THREE YEARS AGO ANYBODY in the business could describe a Texas movie producer for you: loud talking, fast moving (white Eldorado), Frye boots, and a rodeo shirt to match his California girl friend's; born in Brooklyn (where else?), with two quickies to his credit—one that four-walled Waco, Temple, and died, the other still playing some outdoor circuit in Alabama.
Joseph Shelton Camp, Jr., scriptwriter, director, producer, president, and man-in-the-saddle for Mulberry Square Productions of Dallas, changed that image with a G-rated dog picture named Benji. This Texas product did the thing a movie must do first to be taken seriously. It made lots . . . and lots . . . of money. In fact, earlier this year when Variety, the show-biz Bible, listed the box office winners for 1975, Benji was in slot #3 behind that mechanical shark and that blazing skyscraper, with a gross of $30,000,000. Camp and his advertising chief Ken Roznoy protested that Variety must have its figures skewed; Benji ought to be somewhere like twelfth or thirteenth, but the protests did no good. The film world wanted the Texas movie mutt to be a hero. Benji, the film, became an industry legend, and Benji, the mutt, achieved some kind of screen immortality, not to mention international identification.
Whether #3 or #13, Benji was unquestionably a box-office bonanza. Mulberry Square became overnight the major movie producer outside Hollywood and New York and a rival for the world of Disney. The Benji story is no more amazing from its box-office figures than from other angles: not only was it shot in Texas (at McKinney, 40 miles north of Dallas), it was filmed by a Texas cinematographer (Don Reddy), scored by Texas musicians (Euel and Betty Box), written, directed, and produced by a Texan—his first feature film, on top of that—and when the chips got down, released and distributed from Dallas. All on a budget of $550,000, Texas money. The dog, alas, came from California.
Camp switched from dogs to dromedaries with his second picture, Hawmps!, released in June. The $1,500,000 comedy is about a time in the nineteenth century when Uncle Sam tried to add a camel corps to his cavalry. Camp conceived the story while reading Texas history. Hawmps! hasn't caught Benji—won't catch Benji—but Camp says it ought to show a fair profit by year's end. It took off with overblown expectations and an ad budget to match, but it did one thing: Hawmps! got Mulberry Square over the (forgive me) second-picture hump.
Mulberry Square Productions was the brainchild of a slender, dimple-chinned, 37-year-old former advertising copywriter. Camp wears cowboy boots and rodeo shirts and drives a Cadillac (red Seville), but after that the stereotype fades. He is soft-spoken with a Southern edge to his voice; he is articulate about moviemaking but there's not much film mystique to his conversation. His artistic models are Charade, Lady and the Tramp, and What's Up, Doc? But he also liked Shampoo, Midnight Cowboy (despite its despair) , and All the President's Men . His filmmaking philosophy is simple: entertain the audience, whatever audience, whatever age. He is fond of saying, "There are two wrong reasons to make a movie: self and money."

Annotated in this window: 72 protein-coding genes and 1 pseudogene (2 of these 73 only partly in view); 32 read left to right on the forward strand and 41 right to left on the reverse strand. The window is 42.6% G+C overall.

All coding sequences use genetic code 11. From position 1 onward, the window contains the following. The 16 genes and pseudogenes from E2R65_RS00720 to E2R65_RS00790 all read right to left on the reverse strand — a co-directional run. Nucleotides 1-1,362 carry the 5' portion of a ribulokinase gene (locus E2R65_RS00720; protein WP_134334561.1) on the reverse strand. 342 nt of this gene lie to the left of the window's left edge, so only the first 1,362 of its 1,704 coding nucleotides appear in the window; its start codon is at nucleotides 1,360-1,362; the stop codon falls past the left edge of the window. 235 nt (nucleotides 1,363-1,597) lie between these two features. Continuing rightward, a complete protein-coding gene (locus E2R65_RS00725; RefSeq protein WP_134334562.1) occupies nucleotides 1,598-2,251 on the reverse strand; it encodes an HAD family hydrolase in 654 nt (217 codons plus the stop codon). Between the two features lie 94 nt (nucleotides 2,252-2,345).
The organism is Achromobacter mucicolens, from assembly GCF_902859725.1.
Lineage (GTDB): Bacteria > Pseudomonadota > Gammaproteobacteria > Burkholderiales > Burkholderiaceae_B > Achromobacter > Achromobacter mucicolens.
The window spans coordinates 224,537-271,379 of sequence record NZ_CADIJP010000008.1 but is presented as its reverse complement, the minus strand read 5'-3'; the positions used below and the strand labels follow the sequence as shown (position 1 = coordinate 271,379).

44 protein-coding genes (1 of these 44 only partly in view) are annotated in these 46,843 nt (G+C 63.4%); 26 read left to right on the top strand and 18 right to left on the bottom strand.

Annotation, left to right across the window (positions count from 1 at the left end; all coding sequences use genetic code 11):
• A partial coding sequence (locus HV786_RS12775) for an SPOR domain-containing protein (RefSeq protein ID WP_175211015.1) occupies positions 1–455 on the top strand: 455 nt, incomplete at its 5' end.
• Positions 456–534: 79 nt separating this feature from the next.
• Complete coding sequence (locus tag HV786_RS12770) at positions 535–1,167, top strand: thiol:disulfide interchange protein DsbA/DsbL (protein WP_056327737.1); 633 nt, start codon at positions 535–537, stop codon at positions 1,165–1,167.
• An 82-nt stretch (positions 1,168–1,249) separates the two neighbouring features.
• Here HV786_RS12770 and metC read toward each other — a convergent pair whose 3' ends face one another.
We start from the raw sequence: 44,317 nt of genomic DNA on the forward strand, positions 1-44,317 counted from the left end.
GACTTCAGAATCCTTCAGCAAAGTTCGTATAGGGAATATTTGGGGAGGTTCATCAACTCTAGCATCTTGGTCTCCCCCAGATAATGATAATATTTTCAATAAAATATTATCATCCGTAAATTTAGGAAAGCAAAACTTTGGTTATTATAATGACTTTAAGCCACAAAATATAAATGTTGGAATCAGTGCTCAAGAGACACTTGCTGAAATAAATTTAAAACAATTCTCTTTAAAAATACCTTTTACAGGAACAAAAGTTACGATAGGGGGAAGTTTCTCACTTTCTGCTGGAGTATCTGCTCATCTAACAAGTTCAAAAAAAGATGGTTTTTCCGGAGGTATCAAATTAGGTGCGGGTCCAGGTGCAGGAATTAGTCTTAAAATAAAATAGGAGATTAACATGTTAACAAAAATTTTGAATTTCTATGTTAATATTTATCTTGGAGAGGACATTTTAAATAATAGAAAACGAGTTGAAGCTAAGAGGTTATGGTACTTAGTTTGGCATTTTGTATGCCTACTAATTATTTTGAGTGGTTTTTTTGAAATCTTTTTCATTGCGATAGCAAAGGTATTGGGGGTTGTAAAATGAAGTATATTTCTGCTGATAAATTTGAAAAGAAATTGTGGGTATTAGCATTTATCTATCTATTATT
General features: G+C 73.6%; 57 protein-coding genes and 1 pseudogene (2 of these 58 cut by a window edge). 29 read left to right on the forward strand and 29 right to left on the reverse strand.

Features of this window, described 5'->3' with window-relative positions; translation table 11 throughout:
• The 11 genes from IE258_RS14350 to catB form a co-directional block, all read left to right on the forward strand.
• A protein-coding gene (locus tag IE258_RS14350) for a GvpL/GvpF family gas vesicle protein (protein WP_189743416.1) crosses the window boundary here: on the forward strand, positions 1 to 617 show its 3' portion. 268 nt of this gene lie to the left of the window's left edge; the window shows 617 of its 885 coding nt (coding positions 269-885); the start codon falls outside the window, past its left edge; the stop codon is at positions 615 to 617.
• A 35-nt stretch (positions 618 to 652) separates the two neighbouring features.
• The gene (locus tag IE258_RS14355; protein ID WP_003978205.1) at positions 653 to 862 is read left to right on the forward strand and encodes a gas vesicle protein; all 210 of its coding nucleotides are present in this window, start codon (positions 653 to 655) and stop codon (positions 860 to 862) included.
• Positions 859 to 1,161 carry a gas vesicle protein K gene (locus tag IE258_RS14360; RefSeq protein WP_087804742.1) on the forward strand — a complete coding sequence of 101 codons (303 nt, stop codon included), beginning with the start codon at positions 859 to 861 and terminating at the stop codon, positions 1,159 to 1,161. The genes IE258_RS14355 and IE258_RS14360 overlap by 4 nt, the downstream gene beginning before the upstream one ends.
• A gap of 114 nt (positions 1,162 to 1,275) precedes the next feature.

Right now, Camp and his production crew are on location in Athens, Greece, shooting another Benji film titled (at this writing) For the Love of Benji . Unless war or some other disaster breaks loose, filming will be finished in January. The story is about foreign intrigue and spies, double agents, and other sinister types who kidnap Benji from his touring American owners.
There's only room for one genius at Mulberry Square, and Joe Camp is it. He puts everything together: script, production, location, investment package, advertising program, releasing and distribution patterns. Camp's megalomania doesn't necessarily imply an inflated ego—he just has to have things done the way he likes them and is in a position to see that's how they're done. There are two schools of thought on Camp as leader: inspiring (a view held by most of the 40 or so working for him) and impossible (held by most of the considerable number who have departed). At the bargaining table with New York and Hollywood industry people he is stubborn and steel and shrewd. Things go his way or they don't go. He's prepared to lose, but not to give up. For example, he's turned down astonishing TV offers for Benji because he felt they gave the networks too much advantage. Camp is not easily awed.
"As far back as the third grade in Little Rock we made shows in the garage and sold tickets," Camp says. By high school, "we'd do little dramas in eight millimeter." He went to Ole Miss and majored in advertising, eloping with Andrea Carolyn Hopkins in his senior year, 1960. Joe and Carolyn came to Texas in 1961 by way of Houston and a McCann-Erickson advertising trainee job. Joe then got into Gulf Coast real estate promotion and even opened a sing-along banjo club (The Colonel's Quarters), but discovered that wasn't his kind of entertainment business. He returned to advertising with Norsworthy-Mercer in Dallas. By now it was late 1963 and Camp decided to try creative writing. He met two commercial artists, Harland Wright and Erwin Hearne, who ate lunch in the basement cafeteria. They formed a writing team, with Camp rising at 4 a.m. to spend a couple of hours batting out stories which Harland and Erwin added to or took from on their lunch break.
Danny Arnold, then produer of That Girl , liked a proposal they submitted and asked them to come out to the Coast on a project. He finally told them, "You're great with dialogue and character handling—you're awful with a story line." But that period helped their writing mature. "I knew something was wrong. I came back to Dallas and found a book that changed my whole approach to writing, Basic Formulas of Fiction, by Foster-Harris." Camp keeps